This morning, on the drive to work, I had the truck radio on the local news station, just to get a quick bit of what's going on, what the weather is going to be, sport scores, and the like.
Normally, it's the usual codswallop, but something I heard this morning made me turn my head and give the radio a quizzical look, like a dog trying to understand some strange command.
See, according to the voices on said radio, many of the food banks of Colorado are running "dangerously low" on inventory "due to the recent government shutdown."
Now I'm not here to say a damn thing about the (partial) government shutdown. I've my own beliefs, I'll possibly write them down later, and you have yours and that's fine.
But this bit of news.... We're talking just over thirty total days, and when you plot that out over a calendar and highlight the every other Friday government employee paydays in yellow, we're talking two paychecks total (the sum total of which the employees will be getting paid now that the Dot Fed is back to business.)
So... You're telling me that in just over two weeks, these government employees not only burned through their entire bank account, but also the content of their food supply?
Or did they not HAVE any savings and extra stores of food?
Much like Peter over at Bayou Renaissance Man, I make it a point to have stored away a supply of assorted and sundry food. As a rough guess, with what I have in the freezer and pantry, I wager I could go 45 days without needing to go to the grocery store. Yes, there might be some rather bland meals that aren't worth blogging about (one can only store so many packages of beef short ribs, you understand), and sure, I might get tired of oatmeal after a few weeks, but necessity and luxury are at opposite ends of the spectrum.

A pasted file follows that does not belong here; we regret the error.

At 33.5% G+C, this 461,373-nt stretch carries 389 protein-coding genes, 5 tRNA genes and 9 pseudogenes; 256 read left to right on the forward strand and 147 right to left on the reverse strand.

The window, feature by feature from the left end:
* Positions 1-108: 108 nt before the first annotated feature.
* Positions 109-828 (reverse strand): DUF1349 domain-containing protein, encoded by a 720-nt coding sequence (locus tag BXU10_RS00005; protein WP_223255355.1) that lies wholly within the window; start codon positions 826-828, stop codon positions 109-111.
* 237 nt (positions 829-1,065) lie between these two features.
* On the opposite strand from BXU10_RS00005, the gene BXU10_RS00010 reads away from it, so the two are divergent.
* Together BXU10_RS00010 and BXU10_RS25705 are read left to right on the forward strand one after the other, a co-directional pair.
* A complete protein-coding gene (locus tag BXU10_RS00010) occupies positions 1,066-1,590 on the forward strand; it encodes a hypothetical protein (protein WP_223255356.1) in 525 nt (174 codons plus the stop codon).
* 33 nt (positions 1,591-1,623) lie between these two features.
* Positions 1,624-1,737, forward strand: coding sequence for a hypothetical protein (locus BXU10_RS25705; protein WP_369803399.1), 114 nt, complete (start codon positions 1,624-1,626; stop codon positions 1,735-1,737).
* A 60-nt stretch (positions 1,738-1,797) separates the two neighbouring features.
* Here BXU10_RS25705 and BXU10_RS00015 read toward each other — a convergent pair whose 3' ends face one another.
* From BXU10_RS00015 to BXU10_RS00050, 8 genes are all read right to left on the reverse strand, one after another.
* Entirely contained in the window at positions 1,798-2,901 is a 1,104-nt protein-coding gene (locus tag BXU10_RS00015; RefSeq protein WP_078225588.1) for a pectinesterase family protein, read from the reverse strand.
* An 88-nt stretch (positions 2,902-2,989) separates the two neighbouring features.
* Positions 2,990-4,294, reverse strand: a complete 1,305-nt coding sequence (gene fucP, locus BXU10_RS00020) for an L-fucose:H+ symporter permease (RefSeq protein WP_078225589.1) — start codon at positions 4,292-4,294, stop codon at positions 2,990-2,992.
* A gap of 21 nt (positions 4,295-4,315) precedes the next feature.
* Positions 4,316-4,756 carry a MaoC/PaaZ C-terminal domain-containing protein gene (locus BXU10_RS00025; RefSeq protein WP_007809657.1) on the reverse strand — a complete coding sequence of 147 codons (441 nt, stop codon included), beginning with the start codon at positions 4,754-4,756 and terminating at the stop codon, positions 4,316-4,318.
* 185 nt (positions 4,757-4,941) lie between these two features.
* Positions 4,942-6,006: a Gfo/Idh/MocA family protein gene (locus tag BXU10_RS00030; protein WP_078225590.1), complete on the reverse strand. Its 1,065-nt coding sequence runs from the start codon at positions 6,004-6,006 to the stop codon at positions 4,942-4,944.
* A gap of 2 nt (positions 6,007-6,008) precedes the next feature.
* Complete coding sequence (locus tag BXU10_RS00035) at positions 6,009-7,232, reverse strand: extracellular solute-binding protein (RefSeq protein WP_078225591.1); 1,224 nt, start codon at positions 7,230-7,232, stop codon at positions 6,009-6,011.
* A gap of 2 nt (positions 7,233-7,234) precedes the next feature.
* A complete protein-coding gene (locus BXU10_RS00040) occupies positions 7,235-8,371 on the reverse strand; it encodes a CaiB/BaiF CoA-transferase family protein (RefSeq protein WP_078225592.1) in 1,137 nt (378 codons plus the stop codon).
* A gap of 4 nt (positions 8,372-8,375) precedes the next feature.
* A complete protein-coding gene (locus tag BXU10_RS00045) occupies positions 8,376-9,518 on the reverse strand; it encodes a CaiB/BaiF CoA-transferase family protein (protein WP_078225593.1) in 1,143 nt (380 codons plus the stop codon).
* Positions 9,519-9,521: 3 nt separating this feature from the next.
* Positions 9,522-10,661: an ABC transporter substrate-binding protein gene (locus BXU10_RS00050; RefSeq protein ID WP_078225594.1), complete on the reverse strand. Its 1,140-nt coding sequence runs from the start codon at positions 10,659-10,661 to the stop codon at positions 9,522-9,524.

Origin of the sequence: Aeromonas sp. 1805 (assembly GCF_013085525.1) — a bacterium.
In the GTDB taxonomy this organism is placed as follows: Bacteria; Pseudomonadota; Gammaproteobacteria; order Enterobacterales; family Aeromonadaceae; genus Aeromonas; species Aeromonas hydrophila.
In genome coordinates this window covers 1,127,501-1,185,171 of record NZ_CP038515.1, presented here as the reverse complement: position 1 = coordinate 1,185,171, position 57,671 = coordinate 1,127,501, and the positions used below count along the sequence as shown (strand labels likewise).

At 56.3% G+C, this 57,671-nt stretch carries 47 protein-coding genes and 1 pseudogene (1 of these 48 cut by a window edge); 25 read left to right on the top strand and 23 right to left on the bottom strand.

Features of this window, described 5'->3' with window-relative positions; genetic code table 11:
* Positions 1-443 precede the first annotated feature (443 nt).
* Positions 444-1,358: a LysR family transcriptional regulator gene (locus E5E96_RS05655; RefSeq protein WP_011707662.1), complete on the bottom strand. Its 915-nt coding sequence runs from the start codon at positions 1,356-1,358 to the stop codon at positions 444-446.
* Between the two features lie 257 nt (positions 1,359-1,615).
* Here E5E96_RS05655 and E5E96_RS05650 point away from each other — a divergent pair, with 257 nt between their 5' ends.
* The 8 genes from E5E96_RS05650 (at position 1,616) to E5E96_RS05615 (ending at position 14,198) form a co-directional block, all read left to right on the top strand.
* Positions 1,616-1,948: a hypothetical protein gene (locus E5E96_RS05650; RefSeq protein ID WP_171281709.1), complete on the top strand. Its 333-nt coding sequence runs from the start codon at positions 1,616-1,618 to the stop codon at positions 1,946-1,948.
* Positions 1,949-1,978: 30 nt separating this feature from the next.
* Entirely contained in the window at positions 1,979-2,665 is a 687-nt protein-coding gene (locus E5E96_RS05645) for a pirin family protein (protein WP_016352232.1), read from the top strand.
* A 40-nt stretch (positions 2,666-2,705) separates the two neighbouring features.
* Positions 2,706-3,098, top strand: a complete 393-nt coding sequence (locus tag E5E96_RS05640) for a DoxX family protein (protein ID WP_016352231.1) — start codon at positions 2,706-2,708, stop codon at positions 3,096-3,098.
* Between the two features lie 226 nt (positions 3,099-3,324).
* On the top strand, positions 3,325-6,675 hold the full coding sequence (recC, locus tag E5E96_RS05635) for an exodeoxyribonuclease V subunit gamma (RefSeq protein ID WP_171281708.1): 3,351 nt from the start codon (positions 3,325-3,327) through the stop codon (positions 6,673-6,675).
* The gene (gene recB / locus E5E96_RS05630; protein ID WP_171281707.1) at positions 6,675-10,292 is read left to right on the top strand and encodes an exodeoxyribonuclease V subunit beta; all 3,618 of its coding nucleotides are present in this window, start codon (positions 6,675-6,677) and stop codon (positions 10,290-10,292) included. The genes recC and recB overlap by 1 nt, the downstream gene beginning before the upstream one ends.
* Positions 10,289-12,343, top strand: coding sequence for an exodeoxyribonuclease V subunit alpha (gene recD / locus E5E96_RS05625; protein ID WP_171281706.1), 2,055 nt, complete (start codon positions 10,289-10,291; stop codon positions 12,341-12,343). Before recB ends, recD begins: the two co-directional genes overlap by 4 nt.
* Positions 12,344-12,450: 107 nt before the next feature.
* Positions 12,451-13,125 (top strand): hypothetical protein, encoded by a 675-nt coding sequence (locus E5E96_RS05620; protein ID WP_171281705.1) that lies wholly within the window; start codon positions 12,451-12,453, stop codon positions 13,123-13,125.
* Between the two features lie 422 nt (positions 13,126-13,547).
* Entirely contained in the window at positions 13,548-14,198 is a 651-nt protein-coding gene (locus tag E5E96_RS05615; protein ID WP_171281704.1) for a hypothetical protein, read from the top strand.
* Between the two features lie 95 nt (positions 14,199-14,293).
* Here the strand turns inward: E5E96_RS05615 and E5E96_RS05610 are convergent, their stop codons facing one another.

I'll also admit, freely, that I don't have any additional mouths to feed. It's not like I have three kids and a spouse and an elderly parent depending on me -- though if I did, you can bet your last dollar that I'd triple or quadruple my food stores -- for a meal.
In addition to having extra food stocked up, I also have an emergency supply of cash and spending money available. I've got a credit card with a decent limit and currently no balance, so spending $300 or more on a grocery run isn't a hardship. Worst case, I dig into an envelope with a handful of $20 bills that I've got stashed away.
My point is this: "Prepping for the Zombie Apocalypse" is really just a funny euphemism for being prepared to deal with unexpected, and unpleasant, times. Like, say, two weeks or so without a paycheck.
If you don't have supplies of a quantity sufficient to go three weeks without a grocery store run, I feel that you're just asking for trouble.
Failing to Plan is planning to fail.